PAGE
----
03/22/2014 11:22 am ET Updated Dec 06, 2017

One Of Disney's Most Influential Female Artists Finally Gets Her Due

You might not be familiar with the name Mary Blair, but it's more than possible you're aware of the work the late artist has produced and inspired.


Mary Blair, Concept of Alice looking at the White Rabbit’s house, ca. 1951, gouache, 10.94 x 11 x 0.06 in (27.78 x 27.94 x 0.16 cm); Courtesy of Pam Burns-Clair Family

Blair, an Oklahoma-born artist who climbed the ranks of Disney's art department in the 1940s, '50s and '60s, is one of the masterminds behind animated films like "Cinderella," "Alice and Wonderland" and the unforgettable "Peter Pan." Her bright designs and modernist style reigned supreme at Walt Disney's studio for nearly 30 years, during which she created iconic illustrations and drawings that would later be adapted into your favorite childhood movies characters -- like Captain Hook and the White Rabbit.

Blair joined the Disney regime in 1940, and after three months of painting watercolors in Mexico and South America and doing a stint on the set of a "Baby Ballet," Disney himself appointed her as art supervisor on works like "Saludos Amigos" and "The Three Caballeros." By the next decade she was imagining the explosive color combinations and early character renderings for "Alice in Wonderland," "The Adventures of Ichabod and Mr. Toad," "Cinderella" and "Peter Pan."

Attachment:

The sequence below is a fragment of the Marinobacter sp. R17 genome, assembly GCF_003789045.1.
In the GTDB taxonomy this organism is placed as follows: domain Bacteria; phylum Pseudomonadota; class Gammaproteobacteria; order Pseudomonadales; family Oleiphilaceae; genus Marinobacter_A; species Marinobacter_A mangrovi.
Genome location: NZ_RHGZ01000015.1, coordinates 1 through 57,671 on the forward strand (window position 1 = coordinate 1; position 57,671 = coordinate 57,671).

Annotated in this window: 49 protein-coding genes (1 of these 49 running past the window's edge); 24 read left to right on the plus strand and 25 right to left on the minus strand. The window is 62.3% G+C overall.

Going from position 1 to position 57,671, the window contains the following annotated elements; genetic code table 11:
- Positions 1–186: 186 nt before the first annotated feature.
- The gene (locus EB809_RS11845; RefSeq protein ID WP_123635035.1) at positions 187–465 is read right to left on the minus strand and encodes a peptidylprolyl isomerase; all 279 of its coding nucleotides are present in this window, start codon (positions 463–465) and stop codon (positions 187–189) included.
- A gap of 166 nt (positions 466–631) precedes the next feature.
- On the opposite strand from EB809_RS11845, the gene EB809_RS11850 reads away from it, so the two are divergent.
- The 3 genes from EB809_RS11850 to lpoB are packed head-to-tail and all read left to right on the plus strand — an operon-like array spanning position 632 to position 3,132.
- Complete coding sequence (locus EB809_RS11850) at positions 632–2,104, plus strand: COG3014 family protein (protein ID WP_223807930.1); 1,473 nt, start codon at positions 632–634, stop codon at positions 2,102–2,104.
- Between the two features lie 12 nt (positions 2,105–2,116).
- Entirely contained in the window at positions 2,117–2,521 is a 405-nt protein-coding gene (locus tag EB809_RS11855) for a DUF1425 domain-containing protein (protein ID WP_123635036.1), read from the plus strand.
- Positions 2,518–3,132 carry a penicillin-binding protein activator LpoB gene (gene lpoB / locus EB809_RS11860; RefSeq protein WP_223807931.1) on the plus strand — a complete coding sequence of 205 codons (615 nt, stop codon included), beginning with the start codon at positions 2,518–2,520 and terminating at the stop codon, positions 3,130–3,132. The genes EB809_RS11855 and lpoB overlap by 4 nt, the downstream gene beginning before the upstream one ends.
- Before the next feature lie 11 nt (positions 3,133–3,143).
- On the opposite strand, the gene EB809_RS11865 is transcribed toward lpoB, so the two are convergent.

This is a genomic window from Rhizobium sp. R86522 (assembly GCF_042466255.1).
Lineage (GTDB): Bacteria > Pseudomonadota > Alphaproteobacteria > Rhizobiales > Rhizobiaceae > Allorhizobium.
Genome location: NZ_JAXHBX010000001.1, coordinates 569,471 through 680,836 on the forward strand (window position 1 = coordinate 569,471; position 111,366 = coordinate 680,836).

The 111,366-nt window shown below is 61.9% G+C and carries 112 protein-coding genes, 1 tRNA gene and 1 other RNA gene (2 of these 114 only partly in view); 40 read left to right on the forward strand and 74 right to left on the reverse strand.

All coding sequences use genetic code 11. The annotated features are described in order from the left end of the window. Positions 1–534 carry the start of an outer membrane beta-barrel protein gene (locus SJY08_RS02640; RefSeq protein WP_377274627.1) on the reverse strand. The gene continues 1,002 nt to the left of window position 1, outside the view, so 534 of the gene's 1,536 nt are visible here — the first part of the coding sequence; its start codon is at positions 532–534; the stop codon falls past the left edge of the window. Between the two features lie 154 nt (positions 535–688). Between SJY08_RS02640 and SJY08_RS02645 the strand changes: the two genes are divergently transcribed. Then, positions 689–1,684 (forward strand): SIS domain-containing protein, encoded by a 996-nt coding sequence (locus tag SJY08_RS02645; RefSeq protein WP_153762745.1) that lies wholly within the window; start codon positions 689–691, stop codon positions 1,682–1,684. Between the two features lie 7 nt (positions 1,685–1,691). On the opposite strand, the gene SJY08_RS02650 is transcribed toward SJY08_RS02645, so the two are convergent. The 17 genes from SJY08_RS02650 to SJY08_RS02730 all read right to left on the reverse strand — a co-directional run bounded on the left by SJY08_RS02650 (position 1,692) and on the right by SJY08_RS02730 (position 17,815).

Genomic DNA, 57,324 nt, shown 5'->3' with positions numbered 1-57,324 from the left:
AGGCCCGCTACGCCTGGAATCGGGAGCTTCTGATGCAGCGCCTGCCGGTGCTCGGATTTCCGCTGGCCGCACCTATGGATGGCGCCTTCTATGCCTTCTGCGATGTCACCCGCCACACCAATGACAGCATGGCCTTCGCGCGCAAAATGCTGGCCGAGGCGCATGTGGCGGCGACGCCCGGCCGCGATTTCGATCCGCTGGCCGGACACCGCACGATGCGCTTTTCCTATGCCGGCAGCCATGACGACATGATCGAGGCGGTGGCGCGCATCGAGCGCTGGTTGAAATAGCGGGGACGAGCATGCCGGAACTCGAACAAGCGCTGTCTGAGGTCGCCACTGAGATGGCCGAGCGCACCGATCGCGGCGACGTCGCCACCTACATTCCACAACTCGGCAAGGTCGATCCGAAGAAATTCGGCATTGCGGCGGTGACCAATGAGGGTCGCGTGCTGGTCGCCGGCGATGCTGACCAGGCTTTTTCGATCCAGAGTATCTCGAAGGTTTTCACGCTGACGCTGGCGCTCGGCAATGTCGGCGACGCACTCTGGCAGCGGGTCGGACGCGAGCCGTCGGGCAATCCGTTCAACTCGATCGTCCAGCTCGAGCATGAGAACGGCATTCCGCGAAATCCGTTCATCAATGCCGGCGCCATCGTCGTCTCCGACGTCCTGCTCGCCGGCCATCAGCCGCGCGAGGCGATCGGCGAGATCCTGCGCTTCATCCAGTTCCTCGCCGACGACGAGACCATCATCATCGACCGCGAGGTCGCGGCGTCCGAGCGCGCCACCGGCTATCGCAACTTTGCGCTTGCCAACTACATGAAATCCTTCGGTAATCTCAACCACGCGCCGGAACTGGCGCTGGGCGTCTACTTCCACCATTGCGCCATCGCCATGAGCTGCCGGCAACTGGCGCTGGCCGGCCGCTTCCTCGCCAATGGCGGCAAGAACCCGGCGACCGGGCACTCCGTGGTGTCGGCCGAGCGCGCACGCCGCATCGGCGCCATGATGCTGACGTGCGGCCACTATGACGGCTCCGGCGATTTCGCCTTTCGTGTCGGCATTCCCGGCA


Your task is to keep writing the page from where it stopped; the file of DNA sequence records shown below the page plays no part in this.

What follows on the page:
mary blair

Mary Blair stands before her Tomorrowland mural design; 6.38 x 9.5 in (16.19 x 24.13 cm); Courtesy of the Blair Estate

“She brought modern art to Walt in a way that no one else did," the late animator Marc Davis once recalled of Blair's work. "He was so excited about her work.”

Her insight wound its way into more than just films. In the 1960s, Disney recruited Blair's expertise in the design and creation of the memorable "It's a Small World" ride, transforming her two-dimensional illustrations into three-dimensional works of art. With electric splashes of magenta, turquoise and lime green flowing through her drawings for both animations and theme parks, it's no wonder her credit on "Peter Pan" is listed as "color stylist."

Despite her prolific career before her death in 1978, her name isn't exactly etched in the canon of art history, though animators and designers find her hugely influential and she was celebrated with a wonderful Google Doodle back in 2011. In honor of Women's History Month, we'd like to showcase Blair's work, now on view at Walt Disney Family Museum until September 7, 2014. Preview a selection of works from "Magic, Color, Flair: The World of Mary Blair" below, and let us know your thoughts on Blair's art below.

Mary Blair